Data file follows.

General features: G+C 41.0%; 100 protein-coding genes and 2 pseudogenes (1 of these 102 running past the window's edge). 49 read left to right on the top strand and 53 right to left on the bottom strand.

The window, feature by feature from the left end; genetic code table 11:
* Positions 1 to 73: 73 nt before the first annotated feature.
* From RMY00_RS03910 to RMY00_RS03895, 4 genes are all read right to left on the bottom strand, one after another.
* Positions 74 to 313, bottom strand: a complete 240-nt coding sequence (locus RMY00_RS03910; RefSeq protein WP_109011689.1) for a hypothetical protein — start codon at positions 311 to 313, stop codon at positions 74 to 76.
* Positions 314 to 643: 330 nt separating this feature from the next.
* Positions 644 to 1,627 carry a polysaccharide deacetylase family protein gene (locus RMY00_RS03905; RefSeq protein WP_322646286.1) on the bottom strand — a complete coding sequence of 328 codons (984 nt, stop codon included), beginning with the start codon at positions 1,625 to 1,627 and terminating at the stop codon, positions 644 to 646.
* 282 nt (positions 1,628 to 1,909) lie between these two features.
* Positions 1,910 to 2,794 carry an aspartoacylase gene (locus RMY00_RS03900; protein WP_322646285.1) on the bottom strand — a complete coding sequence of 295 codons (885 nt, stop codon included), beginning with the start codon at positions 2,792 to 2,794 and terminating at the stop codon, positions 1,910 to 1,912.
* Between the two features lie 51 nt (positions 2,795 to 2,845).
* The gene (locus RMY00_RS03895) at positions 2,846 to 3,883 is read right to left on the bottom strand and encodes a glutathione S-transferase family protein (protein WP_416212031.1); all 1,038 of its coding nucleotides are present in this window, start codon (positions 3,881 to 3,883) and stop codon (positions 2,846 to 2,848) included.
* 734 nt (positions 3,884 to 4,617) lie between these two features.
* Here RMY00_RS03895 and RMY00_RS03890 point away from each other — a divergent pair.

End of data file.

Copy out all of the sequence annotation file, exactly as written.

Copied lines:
General features: G+C 41.0%; 100 protein-coding genes and 2 pseudogenes (1 of these 102 running past the window's edge). 49 read left to right on the top strand and 53 right to left on the bottom strand.

The window, feature by feature from the left end; genetic code table 11:
* Positions 1 to 73: 73 nt before the first annotated feature.
* From RMY00_RS03910 to RMY00_RS03895, 4 genes are all read right to left on the bottom strand, one after another.
* Positions 74 to 313, bottom strand: a complete 240-nt coding sequence (locus RMY00_RS03910; RefSeq protein WP_109011689.1) for a hypothetical protein — start codon at positions 311 to 313, stop codon at positions 74 to 76.
* Positions 314 to 643: 330 nt separating this feature from the next.
* Positions 644 to 1,627 carry a polysaccharide deacetylase family protein gene (locus RMY00_RS03905; RefSeq protein WP_322646286.1) on the bottom strand — a complete coding sequence of 328 codons (984 nt, stop codon included), beginning with the start codon at positions 1,625 to 1,627 and terminating at the stop codon, positions 644 to 646.
* 282 nt (positions 1,628 to 1,909) lie between these two features.
* Positions 1,910 to 2,794 carry an aspartoacylase gene (locus RMY00_RS03900; protein WP_322646285.1) on the bottom strand — a complete coding sequence of 295 codons (885 nt, stop codon included), beginning with the start codon at positions 2,792 to 2,794 and terminating at the stop codon, positions 1,910 to 1,912.
* Between the two features lie 51 nt (positions 2,795 to 2,845).
* The gene (locus RMY00_RS03895) at positions 2,846 to 3,883 is read right to left on the bottom strand and encodes a glutathione S-transferase family protein (protein WP_416212031.1); all 1,038 of its coding nucleotides are present in this window, start codon (positions 3,881 to 3,883) and stop codon (positions 2,846 to 2,848) included.
* 734 nt (positions 3,884 to 4,617) lie between these two features.
* Here RMY00_RS03895 and RMY00_RS03890 point away from each other — a divergent pair.